A new job in a new town - a collaborative writing DIY hosted by Ania Bas



I dreamt of moving to Ebbsfleet. My father and brothers were working in the cement quarries. I helped my mother at home: washing, ironing, cleaning, cooking and baking. Tall smoky chimneys towered over us and we were permanently covered in white dust which found its way into nostrils and ears and tasted vaguely limey. We shouted over the endless cacophony of industrial machinery, the hissing of steam, the clank and grind of trams and the workers’ cries. We held the Owner in respect: he was reputed ruthless. Cross him and we would not eat.

I dreamt of moving to Ebbsfleet, a new town redolent with promise, a garden city in its infancy, brimming with potential, yet built on the solid foundations of Kent’s industrial heritage. Ebbsfleet Garden City: commanding breathtaking views over the Estuary; boasting a spectacular topography of chalk cliffs, secluded limpid lakes, hills and viewpoints; benefiting from its proximity to the traditions and graceful architecture of Dickens’ and Turner’s Gravesend and the contemporary convenience of Bluewater shopping centre.

I dreamt of moving to Ebbsfleet: I counted my life away: fifteen minutes’ bicycle ride east to find a proper swimming pool and fifteen minutes west to access the river, twelve minutes on the bus to see a film at Bluewater. It’s just seventeen minutes to town: the last train back, like Cinderella’s carriage, leaves at midnight.

I dreamt of moving to Ebbsfleet, but the idea of moving to this not-half-built wasteland put me in a panic. I would fail to fit in to the community: I’d forget to weed the drive, I have no kids and no aspirations. Growing up among decent people I felt the punishments meted out to those of us who don’t buy the dream: those who want something different. I ran away from Weybridge and I would run away from Ebbsfleet.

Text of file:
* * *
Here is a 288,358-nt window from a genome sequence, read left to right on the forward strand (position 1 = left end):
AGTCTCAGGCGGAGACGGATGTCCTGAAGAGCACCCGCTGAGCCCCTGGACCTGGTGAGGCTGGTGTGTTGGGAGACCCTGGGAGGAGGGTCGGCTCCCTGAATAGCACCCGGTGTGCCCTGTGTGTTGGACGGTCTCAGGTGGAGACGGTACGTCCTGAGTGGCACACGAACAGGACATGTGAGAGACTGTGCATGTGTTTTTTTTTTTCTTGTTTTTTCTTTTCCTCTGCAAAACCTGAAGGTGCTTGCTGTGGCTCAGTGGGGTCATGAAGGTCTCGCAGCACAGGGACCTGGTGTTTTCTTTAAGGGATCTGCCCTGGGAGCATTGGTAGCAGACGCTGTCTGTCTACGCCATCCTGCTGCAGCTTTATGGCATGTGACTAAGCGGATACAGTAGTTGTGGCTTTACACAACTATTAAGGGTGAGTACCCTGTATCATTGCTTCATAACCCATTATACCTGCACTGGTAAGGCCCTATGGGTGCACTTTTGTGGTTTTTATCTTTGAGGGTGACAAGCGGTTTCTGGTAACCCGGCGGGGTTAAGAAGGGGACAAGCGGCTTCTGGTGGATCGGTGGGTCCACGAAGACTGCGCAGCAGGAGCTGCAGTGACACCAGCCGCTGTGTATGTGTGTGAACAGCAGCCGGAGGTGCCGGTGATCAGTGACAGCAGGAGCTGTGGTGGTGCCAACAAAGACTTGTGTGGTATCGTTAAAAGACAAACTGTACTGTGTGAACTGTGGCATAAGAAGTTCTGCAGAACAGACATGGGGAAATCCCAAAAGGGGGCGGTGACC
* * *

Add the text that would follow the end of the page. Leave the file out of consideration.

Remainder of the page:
I dreamt of moving to Ebbsfleet. I was in a quarry from which there was no escape – everywhere I tried to run there were barriers: unscaleable white cliffs, sealed tunnels, stretches of water that I couldn’t reach, railway lines that didn’t connect, roads with relentless streams of traffic, and, between me and the mighty Estuary, a high-security fence.

I dreamt of moving to Ebbsfleet. We were kings of a castle with outline planning permission only, built on landfill. We leapt with giant steps from cliff to cliff, escaping those imprisoning ridges. We held back the bulldozers to save the estuary marshland from destruction for a theme park employing local youth on zero-hours contracts. We dragged the three discrete railway lines and knitted them into a network of exchange and interchange. We trod joyfully over the caravans of cars stationary on the ancient highway, as congested with traffic as it ever was with mud in the days of the stagecoach. We were mermaids with siren songs: pilots for Thames Clippers, avoiding the collision that sank the Princess Alice and drowned seven hundred day-tripping Londoners on their cheery return from Gravesend.

I dreamt of moving to Ebbsfleet and I saw a construction; I saw a vision and a place of dreams; I saw realities; I faced my fears: I had a nightmare; I dreamed fantasies and fictions, stories and myths: fairy tales. I saw a lack of construction: I dreamt of moving to Ebbsfleet, but, even granted a fair wind blowing from London, I’ll be 78 before it’s finished.

I dreamt of moving to Ebbsfleet, but caught the 17.38 back up to town, to grow old where I belong.

Dreams are moths’ wings. I caught the 17.38 to where no-one notices whether or not I belong.